Difficult co-workers can high-jack your emotions. They trigger something in you that causes you to almost act or think irrationally , which is not exactly a healthy situation in which you can succeed. You may find that sooner or later your exasperation expands until every little thing that person does makes you want to tear your hair out.

    Unfortunately, in the case of annoying co-workers, you can’t simply remove them from your life. Avoiding them around the office or circumventing one-on-one meetings probably won’t work either.

    Fortunately, there’s a way to put a positive spin on the situation that stems from a counter-intuitive insight about dealing with difficult people. When we discern a quality in someone else that irks us, we can benefit from pausing to examine exactly why we have that reaction and look more closely at what it can teach us about ourselves.

    The friction of interacting with an annoying co-worker actually presents a chance to cultivate essential leadership skills like assertiveness, self-awareness and confidence. It can provide an unexpected opportunity for personal growth that goes far beyond solely testing the limits of your patience.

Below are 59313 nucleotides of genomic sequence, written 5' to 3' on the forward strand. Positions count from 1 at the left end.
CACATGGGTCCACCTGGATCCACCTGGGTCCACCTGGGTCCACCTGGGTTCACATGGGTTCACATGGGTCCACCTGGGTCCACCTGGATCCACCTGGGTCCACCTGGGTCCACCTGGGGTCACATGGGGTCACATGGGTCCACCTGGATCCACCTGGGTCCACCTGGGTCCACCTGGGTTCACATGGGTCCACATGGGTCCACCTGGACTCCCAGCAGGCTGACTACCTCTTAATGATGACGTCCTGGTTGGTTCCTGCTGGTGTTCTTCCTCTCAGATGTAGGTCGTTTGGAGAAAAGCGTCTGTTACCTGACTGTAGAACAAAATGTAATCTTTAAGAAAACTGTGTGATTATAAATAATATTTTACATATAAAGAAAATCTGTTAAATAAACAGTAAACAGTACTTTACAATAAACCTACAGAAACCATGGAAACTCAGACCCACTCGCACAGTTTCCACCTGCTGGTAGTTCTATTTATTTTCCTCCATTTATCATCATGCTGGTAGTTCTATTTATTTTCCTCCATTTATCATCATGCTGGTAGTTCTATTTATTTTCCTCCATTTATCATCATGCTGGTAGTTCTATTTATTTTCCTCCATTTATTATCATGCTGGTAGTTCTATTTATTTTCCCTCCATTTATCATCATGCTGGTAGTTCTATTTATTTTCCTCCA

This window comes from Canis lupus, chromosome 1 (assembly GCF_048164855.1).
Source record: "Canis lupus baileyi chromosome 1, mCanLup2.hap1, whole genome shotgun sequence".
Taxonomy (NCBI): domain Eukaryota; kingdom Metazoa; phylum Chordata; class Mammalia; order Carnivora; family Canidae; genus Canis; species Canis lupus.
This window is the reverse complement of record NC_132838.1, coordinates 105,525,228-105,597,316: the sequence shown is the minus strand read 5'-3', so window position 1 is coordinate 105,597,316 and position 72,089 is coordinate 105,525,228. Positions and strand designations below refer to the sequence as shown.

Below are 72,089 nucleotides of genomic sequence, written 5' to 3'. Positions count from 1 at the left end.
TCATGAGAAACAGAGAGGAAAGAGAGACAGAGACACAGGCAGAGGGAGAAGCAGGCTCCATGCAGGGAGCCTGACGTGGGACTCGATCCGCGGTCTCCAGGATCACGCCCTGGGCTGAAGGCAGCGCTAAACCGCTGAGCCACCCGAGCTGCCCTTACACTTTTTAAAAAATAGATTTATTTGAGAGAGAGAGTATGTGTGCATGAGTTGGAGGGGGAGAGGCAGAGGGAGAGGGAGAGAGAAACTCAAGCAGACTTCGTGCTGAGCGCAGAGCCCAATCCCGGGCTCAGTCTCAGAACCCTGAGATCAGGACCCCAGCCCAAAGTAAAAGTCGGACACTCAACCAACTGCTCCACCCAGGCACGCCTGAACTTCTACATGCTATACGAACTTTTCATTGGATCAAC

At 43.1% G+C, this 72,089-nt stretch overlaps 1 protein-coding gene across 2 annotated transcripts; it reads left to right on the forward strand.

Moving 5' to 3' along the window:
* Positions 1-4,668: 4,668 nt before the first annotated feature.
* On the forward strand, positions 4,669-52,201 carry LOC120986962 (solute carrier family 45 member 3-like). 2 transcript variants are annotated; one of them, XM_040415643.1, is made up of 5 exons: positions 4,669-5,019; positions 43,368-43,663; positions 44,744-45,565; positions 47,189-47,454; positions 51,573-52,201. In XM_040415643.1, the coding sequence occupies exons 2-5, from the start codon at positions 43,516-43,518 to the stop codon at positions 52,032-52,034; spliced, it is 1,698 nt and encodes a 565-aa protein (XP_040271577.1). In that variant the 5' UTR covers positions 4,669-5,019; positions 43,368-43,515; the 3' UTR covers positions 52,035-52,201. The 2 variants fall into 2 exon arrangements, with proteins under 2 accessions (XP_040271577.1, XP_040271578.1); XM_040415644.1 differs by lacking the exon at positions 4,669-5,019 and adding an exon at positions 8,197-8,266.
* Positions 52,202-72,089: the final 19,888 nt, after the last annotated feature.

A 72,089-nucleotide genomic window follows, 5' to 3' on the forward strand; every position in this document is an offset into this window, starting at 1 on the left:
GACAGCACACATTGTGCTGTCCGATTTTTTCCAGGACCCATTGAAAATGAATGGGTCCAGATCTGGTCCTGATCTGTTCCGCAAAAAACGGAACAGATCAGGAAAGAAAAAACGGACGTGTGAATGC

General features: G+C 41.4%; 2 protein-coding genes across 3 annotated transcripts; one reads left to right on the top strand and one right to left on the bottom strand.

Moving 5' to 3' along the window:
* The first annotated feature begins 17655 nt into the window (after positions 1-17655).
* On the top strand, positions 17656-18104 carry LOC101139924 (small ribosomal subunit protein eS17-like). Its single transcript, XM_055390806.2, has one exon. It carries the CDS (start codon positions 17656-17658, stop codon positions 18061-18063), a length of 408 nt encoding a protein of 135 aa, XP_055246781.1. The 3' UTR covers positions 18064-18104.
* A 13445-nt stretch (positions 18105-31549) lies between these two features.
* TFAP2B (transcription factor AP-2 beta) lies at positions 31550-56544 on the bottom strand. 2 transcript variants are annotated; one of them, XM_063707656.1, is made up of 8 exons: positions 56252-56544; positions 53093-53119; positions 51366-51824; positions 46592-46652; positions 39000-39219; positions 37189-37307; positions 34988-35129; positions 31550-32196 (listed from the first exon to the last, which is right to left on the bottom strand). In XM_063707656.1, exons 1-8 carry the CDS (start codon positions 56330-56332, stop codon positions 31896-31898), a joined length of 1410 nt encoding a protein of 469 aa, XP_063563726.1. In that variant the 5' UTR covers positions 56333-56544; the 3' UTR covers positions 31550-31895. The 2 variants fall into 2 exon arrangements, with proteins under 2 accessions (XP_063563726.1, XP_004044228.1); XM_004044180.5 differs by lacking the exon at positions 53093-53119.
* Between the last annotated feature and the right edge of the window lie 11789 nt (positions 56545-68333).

READ MORE
  2. How to Manage Your Friends (Without Making It Awkward)

    When you’re a fast-rising millennial stepping into a managerial role for the first time, there’s certainly a lot to think about. You’ve probably wondered if your older colleagues will consider you experienced enough.

    Or maybe you’ve thought about how the shift in responsibility will affect your work-life balance.

    But many new managers have a worry that’s seldom addressed, even though it’s widespread: how to navigate managing peers and friends.

    What should you do when people who have always been your equals are now reporting to you?

    This transition can be awkward and anxiety-provoking to say the least, yet typical advice for new managers tends to gloss over how to manage the social and emotional changes.

    Here are some practical tips to help you successfully ease the stress, lead with confidence and keep your relationships intact even as they evolve and change.

    1. Realize having friends at work is still a good thing.

    You’ve probably come across management advice warning you how employees need a leader, not a friend. As a new manager, your first impulse might be to put on your manager hat and cut off any friendly ties.

    The truth is, cutting off these friendships is not only unnecessary but can actually have a negative impact on your work and your organization.

    Research has shown the powerful benefits of having friends at work. People who have friends at work are not only more engaged, but their organizations are more profitable than those in which close friendships are less common.

    READ MORE
Master your psychology with therapeutic insights for your life, relationships, & career